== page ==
Some Promises I Made Yesterday

apologies for being more than usually inattentive of my newsletter over the last week or so: you see I got married yesterday, and I’m moving to New York today, and it took some time out of my planned schedule to get the big party planned. I’m going to insist on a string quartet for the housewarming in Brooklyn.

In her role as wedding approbationist yesterday, my beloved one Beth Freeman talked of “porosity” - of my wedding to Danny as an attempt to let the world in, to dissolve the barrier that divides private sentiment from public experience. I have wanted to abolish my own isolation for as long as I can remember - and of course the figure of porosity, even if it is not quite a fiction, is an asymptote of desire. It is also a grounds of ethics. We do not yet know what kind of ethics could emerge from a refusal to treat hypocrisy as mandatory, or a conflict between desire and reality, as essential. Even in the New York Times piece I was quoted in, the question that seemed to the author most necessary concerned another manifestation of the same division: this time, between the ethical and the political. The NYT postulated a desire, “we want to stand up for trans rights,” and then introduced a politics - “…but should we?” Whereas a more fundamental question would be, “why are we so sure that the reality principle requires us to negate desire? We know from our experiences in sexual communities - perhaps those above all, but really from any experience of collective embodiment that enables the survivable porosity of affect and mucus: in mass protests, strikes, crowded subways, movie theaters and nightclubs - that the desire of the other hold us and nourish us, when we cannot hold or nourish ourselves.

I remember after a hook-up a few years ago - probably the best one-night-stand of my life, if I’m honest (I’m not built for them, sadly - cuddle puddles, yes) - saying something dopey about sodomy and radical porosity, and then catching myself and saying “oh gosh, this is all getting a bit free-love, I should stop.” And my soon-to-be-erstwhile lover looked at me and said “yeah but they were right.” And so they were, honestly. There is nothing better available in a world made shit by capitalism than our collective potential for sweet, tender sensation. I think New York will be a good place to find sensations of this kind.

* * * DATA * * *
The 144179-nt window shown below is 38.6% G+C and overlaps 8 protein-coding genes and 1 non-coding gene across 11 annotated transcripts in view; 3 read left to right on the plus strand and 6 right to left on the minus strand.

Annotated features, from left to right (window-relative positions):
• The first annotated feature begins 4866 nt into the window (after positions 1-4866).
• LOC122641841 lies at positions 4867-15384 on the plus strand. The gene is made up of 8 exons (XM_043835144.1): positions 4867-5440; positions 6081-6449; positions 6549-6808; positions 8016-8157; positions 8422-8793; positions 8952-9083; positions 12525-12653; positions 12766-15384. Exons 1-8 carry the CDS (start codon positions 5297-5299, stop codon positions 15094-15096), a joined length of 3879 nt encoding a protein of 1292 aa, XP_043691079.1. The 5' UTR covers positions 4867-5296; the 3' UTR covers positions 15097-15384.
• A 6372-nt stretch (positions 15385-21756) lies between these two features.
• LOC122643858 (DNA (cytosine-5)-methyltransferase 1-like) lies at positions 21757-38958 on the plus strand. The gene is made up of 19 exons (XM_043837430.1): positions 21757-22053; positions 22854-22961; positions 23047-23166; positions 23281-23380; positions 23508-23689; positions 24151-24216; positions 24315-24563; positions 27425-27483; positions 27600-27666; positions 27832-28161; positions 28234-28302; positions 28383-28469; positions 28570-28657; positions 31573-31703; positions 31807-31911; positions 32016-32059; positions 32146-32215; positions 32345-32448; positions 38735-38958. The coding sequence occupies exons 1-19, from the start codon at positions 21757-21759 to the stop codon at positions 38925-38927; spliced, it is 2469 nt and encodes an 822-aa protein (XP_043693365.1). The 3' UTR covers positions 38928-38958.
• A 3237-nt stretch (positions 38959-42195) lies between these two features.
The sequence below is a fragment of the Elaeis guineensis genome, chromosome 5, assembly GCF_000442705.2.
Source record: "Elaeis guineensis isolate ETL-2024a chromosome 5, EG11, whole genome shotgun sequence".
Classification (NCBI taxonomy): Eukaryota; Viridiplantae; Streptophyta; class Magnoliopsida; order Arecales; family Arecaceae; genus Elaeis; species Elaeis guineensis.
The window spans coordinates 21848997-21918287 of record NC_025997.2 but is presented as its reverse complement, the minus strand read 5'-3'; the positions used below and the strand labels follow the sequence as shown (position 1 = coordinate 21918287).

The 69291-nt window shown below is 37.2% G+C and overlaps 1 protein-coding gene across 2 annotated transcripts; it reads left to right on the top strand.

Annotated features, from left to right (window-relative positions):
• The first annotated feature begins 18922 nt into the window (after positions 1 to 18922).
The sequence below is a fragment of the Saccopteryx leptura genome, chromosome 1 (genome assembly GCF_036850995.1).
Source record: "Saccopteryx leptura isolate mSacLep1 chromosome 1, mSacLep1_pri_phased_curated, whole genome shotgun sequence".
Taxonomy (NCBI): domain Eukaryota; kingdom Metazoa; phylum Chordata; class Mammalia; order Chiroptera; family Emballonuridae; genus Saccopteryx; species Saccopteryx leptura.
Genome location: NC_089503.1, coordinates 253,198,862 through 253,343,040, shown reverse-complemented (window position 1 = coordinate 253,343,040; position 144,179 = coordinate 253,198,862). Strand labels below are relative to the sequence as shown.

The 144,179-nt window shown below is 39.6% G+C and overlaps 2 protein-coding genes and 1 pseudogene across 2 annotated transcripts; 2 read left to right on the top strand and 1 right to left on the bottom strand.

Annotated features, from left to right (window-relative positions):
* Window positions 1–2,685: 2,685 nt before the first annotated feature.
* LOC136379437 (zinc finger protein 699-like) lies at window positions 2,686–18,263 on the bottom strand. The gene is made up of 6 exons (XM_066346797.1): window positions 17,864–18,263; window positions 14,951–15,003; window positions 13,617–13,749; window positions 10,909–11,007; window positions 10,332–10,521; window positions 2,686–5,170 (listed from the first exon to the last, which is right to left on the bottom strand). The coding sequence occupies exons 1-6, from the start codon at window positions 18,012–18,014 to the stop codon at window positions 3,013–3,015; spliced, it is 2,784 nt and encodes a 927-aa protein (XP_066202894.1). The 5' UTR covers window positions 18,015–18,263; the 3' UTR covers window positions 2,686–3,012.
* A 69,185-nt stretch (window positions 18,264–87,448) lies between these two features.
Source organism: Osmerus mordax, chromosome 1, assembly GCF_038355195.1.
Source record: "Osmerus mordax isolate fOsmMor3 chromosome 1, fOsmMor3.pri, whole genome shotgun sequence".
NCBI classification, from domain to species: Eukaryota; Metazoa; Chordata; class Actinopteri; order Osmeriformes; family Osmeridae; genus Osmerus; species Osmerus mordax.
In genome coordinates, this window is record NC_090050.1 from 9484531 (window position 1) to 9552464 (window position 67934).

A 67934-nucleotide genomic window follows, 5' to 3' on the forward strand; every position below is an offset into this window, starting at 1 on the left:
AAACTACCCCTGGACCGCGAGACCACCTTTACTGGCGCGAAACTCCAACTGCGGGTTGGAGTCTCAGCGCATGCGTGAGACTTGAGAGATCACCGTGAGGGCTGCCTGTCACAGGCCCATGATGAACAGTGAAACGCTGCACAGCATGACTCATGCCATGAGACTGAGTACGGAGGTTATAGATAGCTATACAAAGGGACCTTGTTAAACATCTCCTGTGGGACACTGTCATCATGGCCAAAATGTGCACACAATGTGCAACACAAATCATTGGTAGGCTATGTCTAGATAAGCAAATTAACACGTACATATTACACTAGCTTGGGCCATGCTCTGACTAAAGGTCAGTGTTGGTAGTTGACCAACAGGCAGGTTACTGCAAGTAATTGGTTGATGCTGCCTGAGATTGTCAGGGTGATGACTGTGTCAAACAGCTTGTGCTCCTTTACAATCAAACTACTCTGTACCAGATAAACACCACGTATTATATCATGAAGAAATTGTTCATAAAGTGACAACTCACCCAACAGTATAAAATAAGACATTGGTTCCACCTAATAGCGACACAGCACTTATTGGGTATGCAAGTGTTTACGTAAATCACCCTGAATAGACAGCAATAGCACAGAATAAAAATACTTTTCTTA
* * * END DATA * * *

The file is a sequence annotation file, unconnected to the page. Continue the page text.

My beloved, Danny Ortberg, is the center of my world, and I love him with my heart entire. Here, in the spirit of radical porosity - which is therefore also a profound commitment to radical accountability - are the vows I made to him yesterday.


As an alcoholic who has broken more or less every promise I have ever made, I approach the question of these vows with care. There is one promise that we have made to each other that, so far, I have been able to keep, though on three different occasions I came close to breaking it: that promise is that any time you ask to pause a conversation, or to leave it, I will respect that at once, however painful or difficult I find it. I further promise that I will never end this marriage unless I feel my physical safety threatened by you - which is a high bar, since you are both a creature of profoundest safety, and a person committed to accountability and discussion. I offer you a third vow: that I shall endeavor at all times to celebrate, elevate, and champion everything you do that is right, everything you make that is good, which is everything you have ever made and done. In particular, I shall not scapegoat or punish you for the ways in which you are different from is me, from the ways in which your desire and identity are different from mine; rather than chastising you for the sin of masculinity, I honor, tend, and cherish it - I will lavish affection on your differences, tend your wounds, love the places of pain. By honoring your relation to embodiment, and seeking out other places to process my resentments at masculinity and maleness, I hope we can avoid dwindling into mere heterosexuality. Those three vows, and half of everything I own and am, I give to you today.

Vows are scarce, then, but avowal is the foundation of our ethics. We avow what we are, what we want, and what - by wanting - we therefore are not. So I have one avowal today: you, Danny Lavery, are my person; I love every corner of you, the bright and the dull. I am so utterly proud to claim you today. Which I do.